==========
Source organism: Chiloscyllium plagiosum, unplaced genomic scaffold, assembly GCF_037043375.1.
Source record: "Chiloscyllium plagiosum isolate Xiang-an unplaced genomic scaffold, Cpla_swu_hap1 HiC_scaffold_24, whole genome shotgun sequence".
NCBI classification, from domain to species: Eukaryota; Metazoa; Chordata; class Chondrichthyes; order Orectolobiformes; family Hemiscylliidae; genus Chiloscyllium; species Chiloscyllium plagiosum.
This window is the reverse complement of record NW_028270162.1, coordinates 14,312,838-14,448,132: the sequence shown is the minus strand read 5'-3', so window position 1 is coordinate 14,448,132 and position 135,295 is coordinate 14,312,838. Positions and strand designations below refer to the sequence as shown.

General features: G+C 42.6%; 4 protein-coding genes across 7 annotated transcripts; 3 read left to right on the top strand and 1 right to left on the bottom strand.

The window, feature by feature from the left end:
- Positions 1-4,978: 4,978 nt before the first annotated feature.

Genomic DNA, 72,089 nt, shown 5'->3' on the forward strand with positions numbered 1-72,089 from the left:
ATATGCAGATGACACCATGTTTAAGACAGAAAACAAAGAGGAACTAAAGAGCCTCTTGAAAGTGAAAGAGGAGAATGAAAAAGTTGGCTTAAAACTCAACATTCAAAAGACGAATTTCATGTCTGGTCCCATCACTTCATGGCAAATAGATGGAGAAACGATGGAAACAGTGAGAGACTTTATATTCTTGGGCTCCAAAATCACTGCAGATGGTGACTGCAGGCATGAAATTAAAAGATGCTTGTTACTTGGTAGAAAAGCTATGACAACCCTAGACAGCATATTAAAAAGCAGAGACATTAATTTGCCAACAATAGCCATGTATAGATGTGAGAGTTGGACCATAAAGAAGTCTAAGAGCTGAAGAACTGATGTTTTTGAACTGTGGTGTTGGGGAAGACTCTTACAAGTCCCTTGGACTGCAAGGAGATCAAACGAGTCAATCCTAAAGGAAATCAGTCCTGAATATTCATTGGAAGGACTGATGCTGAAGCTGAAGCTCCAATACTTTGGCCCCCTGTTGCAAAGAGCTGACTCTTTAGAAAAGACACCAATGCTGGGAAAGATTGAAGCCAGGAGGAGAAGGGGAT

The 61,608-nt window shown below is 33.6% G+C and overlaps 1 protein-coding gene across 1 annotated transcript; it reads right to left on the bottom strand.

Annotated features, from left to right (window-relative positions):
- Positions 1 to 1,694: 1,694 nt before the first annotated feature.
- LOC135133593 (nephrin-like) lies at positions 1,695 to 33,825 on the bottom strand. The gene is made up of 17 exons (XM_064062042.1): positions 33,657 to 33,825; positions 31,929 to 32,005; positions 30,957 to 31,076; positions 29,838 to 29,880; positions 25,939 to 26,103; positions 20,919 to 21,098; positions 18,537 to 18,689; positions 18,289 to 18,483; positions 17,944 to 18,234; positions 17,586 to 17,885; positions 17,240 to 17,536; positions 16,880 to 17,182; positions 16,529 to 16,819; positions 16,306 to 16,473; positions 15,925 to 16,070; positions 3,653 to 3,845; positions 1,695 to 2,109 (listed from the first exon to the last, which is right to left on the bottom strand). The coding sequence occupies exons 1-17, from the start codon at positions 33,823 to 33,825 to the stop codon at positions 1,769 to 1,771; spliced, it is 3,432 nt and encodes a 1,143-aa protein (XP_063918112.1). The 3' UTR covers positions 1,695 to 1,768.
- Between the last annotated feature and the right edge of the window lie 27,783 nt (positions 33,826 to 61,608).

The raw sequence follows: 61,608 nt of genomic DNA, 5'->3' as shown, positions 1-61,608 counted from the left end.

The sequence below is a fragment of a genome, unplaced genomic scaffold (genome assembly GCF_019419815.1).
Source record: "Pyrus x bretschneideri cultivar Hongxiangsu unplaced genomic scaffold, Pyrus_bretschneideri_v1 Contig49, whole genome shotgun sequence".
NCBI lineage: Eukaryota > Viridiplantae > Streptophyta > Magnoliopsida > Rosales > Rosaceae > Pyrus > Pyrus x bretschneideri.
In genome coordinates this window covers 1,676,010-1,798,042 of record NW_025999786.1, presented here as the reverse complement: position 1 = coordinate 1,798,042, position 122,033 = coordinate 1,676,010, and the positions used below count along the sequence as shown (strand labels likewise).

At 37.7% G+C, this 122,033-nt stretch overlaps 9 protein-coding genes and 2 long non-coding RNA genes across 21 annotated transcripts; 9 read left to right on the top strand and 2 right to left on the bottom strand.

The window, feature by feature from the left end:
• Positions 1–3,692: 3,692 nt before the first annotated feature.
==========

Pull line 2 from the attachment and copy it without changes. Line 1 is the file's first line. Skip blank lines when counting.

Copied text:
Source record: "Chiloscyllium plagiosum isolate Xiang-an unplaced genomic scaffold, Cpla_swu_hap1 HiC_scaffold_24, whole genome shotgun sequence".